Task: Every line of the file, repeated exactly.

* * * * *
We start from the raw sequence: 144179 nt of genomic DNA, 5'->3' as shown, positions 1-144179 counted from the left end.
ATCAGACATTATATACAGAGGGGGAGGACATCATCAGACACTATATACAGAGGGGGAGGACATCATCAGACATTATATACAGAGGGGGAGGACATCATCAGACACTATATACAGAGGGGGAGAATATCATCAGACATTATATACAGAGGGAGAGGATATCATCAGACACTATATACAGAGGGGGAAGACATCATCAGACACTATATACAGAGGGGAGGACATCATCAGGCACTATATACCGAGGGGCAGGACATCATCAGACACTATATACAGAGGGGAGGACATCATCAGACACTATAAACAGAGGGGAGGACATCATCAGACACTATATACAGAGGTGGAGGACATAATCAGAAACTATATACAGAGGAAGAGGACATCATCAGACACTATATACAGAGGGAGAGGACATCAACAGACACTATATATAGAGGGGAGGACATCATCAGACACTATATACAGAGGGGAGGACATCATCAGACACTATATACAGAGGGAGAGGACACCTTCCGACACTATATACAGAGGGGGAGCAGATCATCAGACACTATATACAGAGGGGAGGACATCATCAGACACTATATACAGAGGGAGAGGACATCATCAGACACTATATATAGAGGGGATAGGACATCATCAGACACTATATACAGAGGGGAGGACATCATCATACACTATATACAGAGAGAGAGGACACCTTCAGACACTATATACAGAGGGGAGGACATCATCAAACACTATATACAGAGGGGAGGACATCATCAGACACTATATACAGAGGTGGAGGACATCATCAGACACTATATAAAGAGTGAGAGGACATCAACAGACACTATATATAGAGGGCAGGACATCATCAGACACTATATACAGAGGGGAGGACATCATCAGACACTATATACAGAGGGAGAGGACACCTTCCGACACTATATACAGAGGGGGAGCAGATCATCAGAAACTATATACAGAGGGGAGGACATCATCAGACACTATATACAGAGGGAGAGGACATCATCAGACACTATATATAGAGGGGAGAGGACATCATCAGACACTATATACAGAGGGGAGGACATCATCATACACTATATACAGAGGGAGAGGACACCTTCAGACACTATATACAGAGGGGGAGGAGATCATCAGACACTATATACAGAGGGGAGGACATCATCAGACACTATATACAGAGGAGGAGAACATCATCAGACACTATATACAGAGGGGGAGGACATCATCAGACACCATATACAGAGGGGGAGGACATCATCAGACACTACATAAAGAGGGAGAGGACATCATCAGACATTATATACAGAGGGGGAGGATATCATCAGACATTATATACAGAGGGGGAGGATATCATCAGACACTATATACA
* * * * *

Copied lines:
We start from the raw sequence: 144179 nt of genomic DNA, 5'->3' as shown, positions 1-144179 counted from the left end.
ATCAGACATTATATACAGAGGGGGAGGACATCATCAGACACTATATACAGAGGGGGAGGACATCATCAGACATTATATACAGAGGGGGAGGACATCATCAGACACTATATACAGAGGGGGAGAATATCATCAGACATTATATACAGAGGGAGAGGATATCATCAGACACTATATACAGAGGGGGAAGACATCATCAGACACTATATACAGAGGGGAGGACATCATCAGGCACTATATACCGAGGGGCAGGACATCATCAGACACTATATACAGAGGGGAGGACATCATCAGACACTATAAACAGAGGGGAGGACATCATCAGACACTATATACAGAGGTGGAGGACATAATCAGAAACTATATACAGAGGAAGAGGACATCATCAGACACTATATACAGAGGGAGAGGACATCAACAGACACTATATATAGAGGGGAGGACATCATCAGACACTATATACAGAGGGGAGGACATCATCAGACACTATATACAGAGGGAGAGGACACCTTCCGACACTATATACAGAGGGGGAGCAGATCATCAGACACTATATACAGAGGGGAGGACATCATCAGACACTATATACAGAGGGAGAGGACATCATCAGACACTATATATAGAGGGGATAGGACATCATCAGACACTATATACAGAGGGGAGGACATCATCATACACTATATACAGAGAGAGAGGACACCTTCAGACACTATATACAGAGGGGAGGACATCATCAAACACTATATACAGAGGGGAGGACATCATCAGACACTATATACAGAGGTGGAGGACATCATCAGACACTATATAAAGAGTGAGAGGACATCAACAGACACTATATATAGAGGGCAGGACATCATCAGACACTATATACAGAGGGGAGGACATCATCAGACACTATATACAGAGGGAGAGGACACCTTCCGACACTATATACAGAGGGGGAGCAGATCATCAGAAACTATATACAGAGGGGAGGACATCATCAGACACTATATACAGAGGGAGAGGACATCATCAGACACTATATATAGAGGGGAGAGGACATCATCAGACACTATATACAGAGGGGAGGACATCATCATACACTATATACAGAGGGAGAGGACACCTTCAGACACTATATACAGAGGGGGAGGAGATCATCAGACACTATATACAGAGGGGAGGACATCATCAGACACTATATACAGAGGAGGAGAACATCATCAGACACTATATACAGAGGGGGAGGACATCATCAGACACCATATACAGAGGGGGAGGACATCATCAGACACTACATAAAGAGGGAGAGGACATCATCAGACATTATATACAGAGGGGGAGGATATCATCAGACATTATATACAGAGGGGGAGGATATCATCAGACACTATATACA